Yeah, the Black Bombaim album is great. I haven't heard Risc yet, but I like Full Blast a lot.

Don Van Gorp, midwest regional VP, marketing (誤訳侮辱), Wednesday, 28 September 2016 13:11 (nine months ago) Permalink

oops Black Bombainm even.

I've not heard any other Full Blast albums to compare it with, but I will definitely be seeking them out because it is glorious.

calzino, Wednesday, 28 September 2016 14:07 (nine months ago) Permalink

If you can find the version of their album Black Hole that's a 2CD set with a bonus live disc, grab it.

Don Van Gorp, midwest regional VP, marketing (誤訳侮辱), Wednesday, 28 September 2016 14:09 (nine months ago) Permalink

I saw him earlier this yr, and while may have hung back slightly a few times (he did admittedly play two set w/ two different group that night) when he hit it, he still hit it hard.

In fact the first twenty minutes or so of his set with Steve Noble/John Edwards/Jason Adasiewicz was close being about the very best improvised music I have ever heard.

He's also played a set with Heather Leigh where he uncorked a brief flurry of notes, so fluid and pretty and smooth that I was dumbstruck.

Dude is the best. The best.

chr1sb3singer, Wednesday, 28 September 2016 16:55 (nine months ago) Permalink

Glad to finally get a cd of Iron Path by Last Exit over the last year. Do love that lp. Would love more like that.

Do love PB's son Caspar's Massaker especially Home too.

Stevolende, Wednesday, 28 September 2016 16:58 (nine months ago) Permalink

I haven't seen him live in at least 15 years—one of the shows I saw was recorded, and the other was a Die Like A Dog set at Tonic with Roy Campbell subbing in for Toshinori Kondo. I need to see him live again if/when he ever comes back to NYC. Seems like he mostly tours the middle of the country these days.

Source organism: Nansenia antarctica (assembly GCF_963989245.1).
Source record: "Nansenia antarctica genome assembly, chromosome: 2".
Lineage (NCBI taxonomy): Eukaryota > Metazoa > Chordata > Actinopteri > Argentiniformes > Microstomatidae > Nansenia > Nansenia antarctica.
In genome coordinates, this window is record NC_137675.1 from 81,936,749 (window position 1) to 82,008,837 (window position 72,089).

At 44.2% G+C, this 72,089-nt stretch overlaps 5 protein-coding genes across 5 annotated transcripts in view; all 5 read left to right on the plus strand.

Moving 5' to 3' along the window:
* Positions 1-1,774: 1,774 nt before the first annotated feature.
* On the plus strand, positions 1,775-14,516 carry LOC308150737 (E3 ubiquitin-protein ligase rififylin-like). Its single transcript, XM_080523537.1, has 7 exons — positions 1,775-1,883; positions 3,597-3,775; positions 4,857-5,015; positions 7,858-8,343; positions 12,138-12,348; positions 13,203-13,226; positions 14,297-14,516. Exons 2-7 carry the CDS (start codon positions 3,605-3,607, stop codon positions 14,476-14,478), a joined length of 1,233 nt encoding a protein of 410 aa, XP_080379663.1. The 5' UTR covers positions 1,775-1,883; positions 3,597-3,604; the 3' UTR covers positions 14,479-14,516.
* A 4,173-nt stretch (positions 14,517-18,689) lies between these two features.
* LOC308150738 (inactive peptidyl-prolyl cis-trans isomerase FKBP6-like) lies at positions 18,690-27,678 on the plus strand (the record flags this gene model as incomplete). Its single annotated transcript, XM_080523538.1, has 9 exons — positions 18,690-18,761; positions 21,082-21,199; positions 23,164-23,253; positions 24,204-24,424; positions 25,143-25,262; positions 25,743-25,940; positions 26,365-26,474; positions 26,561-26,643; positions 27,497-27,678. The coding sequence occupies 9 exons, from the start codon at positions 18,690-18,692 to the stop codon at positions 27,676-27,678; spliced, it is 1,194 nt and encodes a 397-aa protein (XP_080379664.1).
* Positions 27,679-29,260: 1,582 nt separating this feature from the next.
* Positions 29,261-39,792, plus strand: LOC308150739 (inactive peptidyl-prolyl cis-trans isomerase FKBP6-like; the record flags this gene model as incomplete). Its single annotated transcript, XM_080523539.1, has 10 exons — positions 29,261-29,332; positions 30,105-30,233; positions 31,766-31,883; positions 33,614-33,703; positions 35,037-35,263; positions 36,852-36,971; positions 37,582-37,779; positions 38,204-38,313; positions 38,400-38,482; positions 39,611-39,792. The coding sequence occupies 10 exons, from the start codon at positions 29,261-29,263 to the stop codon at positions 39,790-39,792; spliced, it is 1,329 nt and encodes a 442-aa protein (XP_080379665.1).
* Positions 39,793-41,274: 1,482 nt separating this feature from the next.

Don Van Gorp, midwest regional VP, marketing (誤訳侮辱), Wednesday, 28 September 2016 17:13 (nine months ago) Permalink

i seriously debated going to philly for the brotzmann/heather leigh set, lack of nyc shows was a huge drag

totally agree on the black bombaim album, it rules

adam, Wednesday, 28 September 2016 17:51 (nine months ago) Permalink

I drove from Mpls to Chicago to see him, in part cuz I really wanted to see the duo set Heather Leigh, I love that record and it was totally worth it.

chr1sb3singer, Wednesday, 28 September 2016 18:50 (nine months ago) Permalink

three weeks pass...

just picked up born broke the other day, brotzmann + uuskyla, it's awesome, i was very impressed. i haven't listened to much brotzmann since never too late but always too early w/ william parker & hamid drake. on second disc of born broke he gets almost lyrical at times

marcos, Friday, 21 October 2016 14:52 (nine months ago) Permalink

one month passes...

Fantastic color footage of the Brötzmann/Van Hove/Bennink trio on German TV. The performance is from 1974, but it was broadcast much later (I can tell 'cause the announcer talks about Last Exit during the intro, so it's gotta be from at least 1986 or '87).